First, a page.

Every now and then, in the world of comics books, the future will come knocking to upset the lives of the superheroes we all know and love. Whether they are the ones time-traveling or it is time itself that finds them, they come to see a different reality, one they can either strive for, or fight with everything they have to prevent from happening. It's a storytelling device that has been used many times over in comics, from Marvel to DC, Image and many smaller publishing companies. But, curiously, both Marvel and DC comics have very recently released stories that feature one curiously similar element: the future children of their respective super-teams, the Avengers and the Justice League.
The timing of the release of both of these time-hopping stories is peculiar, and it just so happens that it might not be a coincidence at all. Since Marvel and DC both brought similar ideas to the forefront at the same time, it's entirely possible that these future heroes are a signpost of things to come in both universes.
In fact, over at Marvel Comics, the company is currently in the midst of publishing a maxi-series of ten issues under the Generations banner, a series of stories where each issue focuses on one legacy character from Marvel's present timeline time-traveling to the past to meet their original namesake. X-23 met Wolverine, Amadeous Cho, the Totally Awesome Hulk, met Bruce Banner, and Jane Foster met Thor Odinson, and so on. Each of these meetings brought new found hope and fire for these young characters, and they returned to the present ready to move forward as superheroes. But one of those issues was different than all the rest. “The Iron,” written by Brian Michael Bendis and illustrated by Marco Rudy, Szymon Kudranski and Nico Leon focused on a character whose addition to the Marvel Universe is quite recent: Riri Williams, a genius teenager who created her very own suit of armor to become Ironheart.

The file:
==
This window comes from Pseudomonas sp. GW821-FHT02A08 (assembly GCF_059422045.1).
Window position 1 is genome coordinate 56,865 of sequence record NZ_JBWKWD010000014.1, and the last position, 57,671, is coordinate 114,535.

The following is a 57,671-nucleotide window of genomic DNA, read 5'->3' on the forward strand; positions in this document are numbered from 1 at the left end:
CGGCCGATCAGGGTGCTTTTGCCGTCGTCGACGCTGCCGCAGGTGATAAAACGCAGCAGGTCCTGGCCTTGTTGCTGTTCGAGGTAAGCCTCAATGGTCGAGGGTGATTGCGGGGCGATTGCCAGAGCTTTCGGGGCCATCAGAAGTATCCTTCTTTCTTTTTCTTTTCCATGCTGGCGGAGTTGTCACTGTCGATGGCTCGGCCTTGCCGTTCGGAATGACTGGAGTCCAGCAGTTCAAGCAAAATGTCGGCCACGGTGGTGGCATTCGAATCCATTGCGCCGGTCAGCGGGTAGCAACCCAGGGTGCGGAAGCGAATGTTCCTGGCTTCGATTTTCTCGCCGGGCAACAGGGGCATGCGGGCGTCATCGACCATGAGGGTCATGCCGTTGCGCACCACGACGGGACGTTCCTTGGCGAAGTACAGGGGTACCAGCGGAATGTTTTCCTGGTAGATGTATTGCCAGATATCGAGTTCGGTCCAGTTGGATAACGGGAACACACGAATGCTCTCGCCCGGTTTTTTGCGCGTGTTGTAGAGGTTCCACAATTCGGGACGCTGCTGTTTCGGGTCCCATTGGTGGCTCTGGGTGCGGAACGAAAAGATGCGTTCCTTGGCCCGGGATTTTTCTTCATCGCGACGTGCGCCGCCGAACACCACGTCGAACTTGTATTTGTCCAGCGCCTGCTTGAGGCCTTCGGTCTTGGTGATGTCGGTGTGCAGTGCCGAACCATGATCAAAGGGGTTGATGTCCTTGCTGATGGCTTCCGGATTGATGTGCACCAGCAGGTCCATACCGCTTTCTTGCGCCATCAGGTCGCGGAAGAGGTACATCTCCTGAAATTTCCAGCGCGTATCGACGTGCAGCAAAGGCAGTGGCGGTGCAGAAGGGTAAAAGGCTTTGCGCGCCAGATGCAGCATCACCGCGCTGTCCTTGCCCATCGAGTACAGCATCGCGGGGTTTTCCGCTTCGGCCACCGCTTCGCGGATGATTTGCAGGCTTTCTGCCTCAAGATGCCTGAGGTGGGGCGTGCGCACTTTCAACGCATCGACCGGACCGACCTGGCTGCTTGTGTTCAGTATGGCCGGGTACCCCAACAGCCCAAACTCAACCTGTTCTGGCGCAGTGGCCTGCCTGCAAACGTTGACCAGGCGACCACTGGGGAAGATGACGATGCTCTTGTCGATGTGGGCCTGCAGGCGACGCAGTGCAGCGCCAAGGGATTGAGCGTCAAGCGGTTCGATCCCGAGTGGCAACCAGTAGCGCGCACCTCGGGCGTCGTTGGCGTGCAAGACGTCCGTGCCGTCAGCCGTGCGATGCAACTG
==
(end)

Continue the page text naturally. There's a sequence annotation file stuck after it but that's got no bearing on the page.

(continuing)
But Riri didn't get sent to the past like all the other heroes. Instead, she got taken to the “far-flung future,” a future where Tony Stark is 126 years old and, strangely (pun intended), the new Sorcerer Supreme – Doctor (Stark) Strange. When Riri first arrives in this strange land, it doesn't take long for her to be greeted by the Mighty Avengers of the future. This team is the same, grown-up version of the heroes introduced in the 2008 animated movie Next Avengers: Heroes of Tomorrow, and it is comprised of the son of Black Panther and Storm, Azari of Wakanda, the son of the Wasp and Giant Man, Henry Pym, Jr., Thor and Sif's daughter Torunn, the son of Clint Barton Francis, the new Hawkeye, and James Rogers, the son of Captain America and Black Widow. Although they are famous in their time, their superhero antics are largely limited by a beautiful world largely at peace. In fact, we actually come to learn that thanks to Tony, Riri and the world's scientists, Earth, both as a planet and as a society, is now in a much better state. As the Sorcerer Supreme, Stark takes care of the biggest threats to the world without lifting a finger, leaving these children with not much else to do in the way of saving.
However, over on the DC Comics side, things are much different... and much bleaker. In the current pages of the Justice League comic series, starting with issue #26 by Bryan Hitch and Fernando Pasarin, in a storyline appropriately titled “Legacy,” readers were introduced to the children of the Justice League, 20 years into the future.